Fresh off earning a perfect score on the 2016 Rules Exam, Kathryn Belanger, assistant manager of Rules communications for the USGA, sat down to answer a few questions about her role.
How did you first get involved with the game of golf?
Like many of us, I was first introduced to golf by my dad, growing up in Grosse Pointe, Michigan. He is an avid golfer and when I showed a small interest in the game early on, he jumped on board and bought me a full set of clubs for my seventh birthday. It blossomed from there.
You played competitively, right?
Yes, I continued to play through high school and had the tremendous opportunity to play for three years at Loras College in Dubuque, Iowa. I majored in sports management and knew I wanted to stay involved with golf after college, but at the time I wasn’t aware of all the career opportunities in golf administration. The summer before my senior year, I completed an internship with the Illinois Junior Golf Association, which provided a crash course in tournament administration. I knew this was where I wanted to be.
Your first role at the USGA was as a Rules of Golf associate. What were some of the highlights of your time in that position?
Well, the primary responsibility is to serve the thousands of people who reach out to the USGA with Rules questions by phone or email. I learned the Rules of Golf quicker and better than I ever could have imagined. Not just the Rules, but the why behind many of the Rules. This is so important – these principles clarify why a Rule is written and applied in a specific manner.
And this is significant when having conversations with people who are seeking clarity.
Exactly. When someone is struggling with the outcome of a Rule or how a Rule is applied, the principle of the Rule is vital. I love when I’m speaking with someone and they have an “aha moment”. That almost always comes after they reach an understanding of the main concept behind the Rule. Those moments build rapport and relationships, in general.
How long was your longest call?
Probably around an hour! There were a few layers with that one.
So, as the assistant manager of Rules communications, what’s on your plate?
My main responsibility is to oversee the Rules inquiry program and the Rules of Golf associates who keep that engine running. We answer more than 7,000 questions every year from all ends of the spectrum – competitive events to casual weekend matches. Email responses are sent out Monday through Friday and we can be reached by phone any day of the week.
It’s a far-reaching program.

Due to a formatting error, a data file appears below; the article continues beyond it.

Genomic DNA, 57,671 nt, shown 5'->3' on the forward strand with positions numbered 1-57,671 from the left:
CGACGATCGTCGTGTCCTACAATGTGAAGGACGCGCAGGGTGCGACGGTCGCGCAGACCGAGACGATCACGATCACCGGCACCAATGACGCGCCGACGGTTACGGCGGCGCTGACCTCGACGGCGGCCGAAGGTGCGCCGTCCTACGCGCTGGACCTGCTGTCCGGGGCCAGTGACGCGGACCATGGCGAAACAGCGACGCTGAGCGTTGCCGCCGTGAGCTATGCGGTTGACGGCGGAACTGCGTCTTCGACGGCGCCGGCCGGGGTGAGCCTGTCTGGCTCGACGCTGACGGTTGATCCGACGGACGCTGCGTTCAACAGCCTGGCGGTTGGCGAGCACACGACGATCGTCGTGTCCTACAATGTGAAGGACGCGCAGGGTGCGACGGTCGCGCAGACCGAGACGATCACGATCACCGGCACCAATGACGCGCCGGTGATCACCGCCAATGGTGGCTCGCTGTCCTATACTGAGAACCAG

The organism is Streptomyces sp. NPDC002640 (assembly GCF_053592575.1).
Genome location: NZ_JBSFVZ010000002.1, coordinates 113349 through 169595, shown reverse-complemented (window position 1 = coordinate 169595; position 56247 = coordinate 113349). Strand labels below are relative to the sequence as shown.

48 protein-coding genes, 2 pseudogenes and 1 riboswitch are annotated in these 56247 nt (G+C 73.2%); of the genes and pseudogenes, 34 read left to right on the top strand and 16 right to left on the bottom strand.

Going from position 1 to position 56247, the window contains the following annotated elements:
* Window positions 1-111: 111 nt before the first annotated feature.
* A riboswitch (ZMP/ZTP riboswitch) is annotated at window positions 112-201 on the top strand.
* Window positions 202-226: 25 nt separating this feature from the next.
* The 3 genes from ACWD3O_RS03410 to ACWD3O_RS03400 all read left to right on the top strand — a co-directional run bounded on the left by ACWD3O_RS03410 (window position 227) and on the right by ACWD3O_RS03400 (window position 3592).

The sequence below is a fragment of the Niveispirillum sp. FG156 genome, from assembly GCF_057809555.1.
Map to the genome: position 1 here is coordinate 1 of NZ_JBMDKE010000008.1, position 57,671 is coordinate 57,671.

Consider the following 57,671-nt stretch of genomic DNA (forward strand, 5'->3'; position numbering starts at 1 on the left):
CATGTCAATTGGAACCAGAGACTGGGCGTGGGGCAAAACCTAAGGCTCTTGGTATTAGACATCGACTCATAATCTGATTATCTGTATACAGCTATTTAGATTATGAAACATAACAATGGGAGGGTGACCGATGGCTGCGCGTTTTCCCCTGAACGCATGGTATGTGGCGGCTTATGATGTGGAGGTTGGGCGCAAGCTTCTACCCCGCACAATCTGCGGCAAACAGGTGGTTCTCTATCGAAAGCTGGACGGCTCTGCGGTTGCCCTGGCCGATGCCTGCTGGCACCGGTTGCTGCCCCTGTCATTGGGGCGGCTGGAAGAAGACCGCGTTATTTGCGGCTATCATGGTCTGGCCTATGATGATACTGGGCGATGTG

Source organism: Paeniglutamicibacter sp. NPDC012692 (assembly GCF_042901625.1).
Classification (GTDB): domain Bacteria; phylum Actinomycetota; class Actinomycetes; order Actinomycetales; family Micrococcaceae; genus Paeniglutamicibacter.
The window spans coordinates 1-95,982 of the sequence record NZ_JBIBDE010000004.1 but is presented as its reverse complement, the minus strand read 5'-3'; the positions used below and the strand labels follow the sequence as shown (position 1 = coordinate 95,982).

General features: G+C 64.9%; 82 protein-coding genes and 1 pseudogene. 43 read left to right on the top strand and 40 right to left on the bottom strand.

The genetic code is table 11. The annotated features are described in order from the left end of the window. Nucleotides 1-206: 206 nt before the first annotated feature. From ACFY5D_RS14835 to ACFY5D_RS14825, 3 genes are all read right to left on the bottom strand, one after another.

It’s all about serving the golf community. How do we find ways to better engage the general public, with the Rules and in other ways? As we look to the future, we’re focused on continuous improvement within our current program and the development of new tools to deliver answers in a fresh, easy-to-understand way.
What else are you involved with at the USGA?
Apart from a few other formal duties on our team, I collaborate with several other teams at the Association on a regular basis. This past year, we conducted a few live chats in partnership with the Members department. Those were well received and we’re planning a few more later this year. I also love the energy and collaboration we experience at USGA championships. So many passionate people are needed to execute a national championship and I can’t wait to head to the U.S. Girls’ Junior and U.S. Women’s Mid-Amateur championships later this summer.
In your mind, what’s the most challenging Rule of Golf?
I think Rule 2-5 – Doubt as to Procedure; Disputes and Claims is challenging. Understanding claims in match play is a concept many struggle to comprehend at times, including myself.
Most underappreciated Rule?
Rule 12-2 – Lifting Ball for Identification.
Because the Rules are letting you lift your ball anywhere on the course for identification – there’s no reason to play a wrong ball! Just remember to follow the procedure in Rule 12-2.
Lowest round of golf?
81 – still looking to break the magic number.
Annika Sorenstam, Arnold Palmer and my dad.
Best golf hashtag you’ve posted on social media?
#BreakingRules – the irony makes me laugh.
What is one improvement you’d like to see for the game?
A greater appreciation for the Rules. They are vital to the game and an understanding of the Rules makes the game much more enjoyable.
Kathryn Belanger can be reached at email@example.com or by phone at (908) 326-1934.
To ask a Rules of Golf question, call 908-326-1850 or send an email to firstname.lastname@example.org.